In addition, inquire whether the school participates in the Israel Fellows program run through Hillel and the Jewish Agency in Israel. Today, 70 North American campuses are partnering with post-Army Israelis, who help strengthen college students' relationships with Israel by bringing their own experiences, knowledge, and peer counsel directly to campus. Shai Kartus, a sophomore at Binghamton University, describes her school's Israel fellow who works in the Hillel building as a friend who "goes to coffee with students and helped me a lot in planning my semester abroad in Israel."
For some Jewish students, a key factor in choosing a college hinges on whether it has "Apartheid Weeks" and other anti-Zionist protests. Some students may not be comfortable attending a campus where these types of activities are part of the culture.
To understand the level of disturbance you can expect on each campus, be sure to ask about the prevalence of anti-Israel protests such as Apartheid Week and how the school handles them, because university codes of conduct vary in regulating such events. Many schools, for example, protect the First Amendment rights of students who participate in these events, while at the same time defending the rights of other students on campus not to have to experience anti-Israel demonstrations. In some cases, such as University of California at Irvine, these protests are relegated to a more secluded area of campus, making it unlikely that a student who does not wish to see them will pass by unintentionally. Asking these questions can help you decide for yourself whether this campus meets your personal level of tolerance for such incidents.
Explore the university's course offerings. Schools with Jewish Studies majors and minors, as well as Hebrew language and Jewish religion courses, are more likely to be places with vibrant Jewish campus life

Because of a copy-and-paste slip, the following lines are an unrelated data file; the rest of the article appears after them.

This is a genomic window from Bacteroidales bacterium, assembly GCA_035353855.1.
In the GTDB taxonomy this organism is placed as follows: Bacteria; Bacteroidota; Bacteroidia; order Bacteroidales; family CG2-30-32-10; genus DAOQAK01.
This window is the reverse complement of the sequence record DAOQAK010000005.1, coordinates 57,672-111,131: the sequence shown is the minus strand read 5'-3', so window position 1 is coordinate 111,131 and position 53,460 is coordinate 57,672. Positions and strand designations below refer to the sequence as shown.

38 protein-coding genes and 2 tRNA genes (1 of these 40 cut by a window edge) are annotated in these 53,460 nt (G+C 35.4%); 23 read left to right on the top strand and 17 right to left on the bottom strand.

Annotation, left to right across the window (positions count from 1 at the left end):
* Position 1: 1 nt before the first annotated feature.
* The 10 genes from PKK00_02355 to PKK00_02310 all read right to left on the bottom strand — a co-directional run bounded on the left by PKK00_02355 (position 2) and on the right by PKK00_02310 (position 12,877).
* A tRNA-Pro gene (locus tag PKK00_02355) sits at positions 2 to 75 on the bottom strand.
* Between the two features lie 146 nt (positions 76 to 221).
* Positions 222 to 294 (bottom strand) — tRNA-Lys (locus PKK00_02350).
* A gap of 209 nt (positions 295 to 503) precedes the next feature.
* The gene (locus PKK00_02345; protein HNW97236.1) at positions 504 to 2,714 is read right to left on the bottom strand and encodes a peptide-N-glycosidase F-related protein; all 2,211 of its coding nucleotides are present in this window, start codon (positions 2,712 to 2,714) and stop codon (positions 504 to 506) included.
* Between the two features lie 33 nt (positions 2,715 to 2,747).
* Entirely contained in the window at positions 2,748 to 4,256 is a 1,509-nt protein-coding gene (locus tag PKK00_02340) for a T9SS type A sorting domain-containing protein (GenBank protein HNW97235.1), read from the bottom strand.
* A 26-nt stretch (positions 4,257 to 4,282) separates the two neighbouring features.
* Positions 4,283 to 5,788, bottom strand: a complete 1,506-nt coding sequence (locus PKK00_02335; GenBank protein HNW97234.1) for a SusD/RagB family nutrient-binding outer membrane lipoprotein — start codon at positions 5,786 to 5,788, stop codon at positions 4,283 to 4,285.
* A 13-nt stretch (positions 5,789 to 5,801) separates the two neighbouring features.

Also, some schools go above and beyond to accommodate Jewish students' needs. For example, at Muhlenberg College, classes are cancelled for Yom Kippur and professors are understanding of students' religious commitments on other holidays.
So, if you consider Jewish life on campus an important part of a well-rounded university experience, inquire about Jewish-related happenings important to you.
The college decision is likely the biggest one you'll be making in your life to date—so make it well.
Gary Berger is the director of Guidance at Rae Kushner Yeshiva High School and president of CAJUE, the Jewish special interest group of the National Association for College Admission Counseling.
Students seeking a Judaic studies program at a private university may wish to consider the University of Southern California, where the Jerome H. Louchheim School for Judaic Studies offers classes in cooperation with the Hebrew Union College-Jewish Institute of Religion—the only such arrangement in North America. Courses cover antiquity to modernity, biblical Israel to the contemporary United States, literature to linguistics. The Hebrew program offers four semesters of language instruction.
For more information, visit huc.edu/louchheim or facebook.com/JewishStudiesUSC, email firstname.lastname@example.org, or call the Louchheim School Office, 213-765-2113.
Take advantage of Men of Reform Judaism's Reform on Campus (ROC) grants. You can apply for up to $500 for a single Reform event, such as a camp-style Shabbat and dinner, or up to $750 for a series of events, such as a cultural celebration series. For the 2012-13 academic year, the Men of Reform Judaism awarded 31 grants totaling nearly $17,500, according to Steven Portnoy, MRJ secretary and chair of the Reform on Campus Committee. For more information: facebook.com/reformoncampus.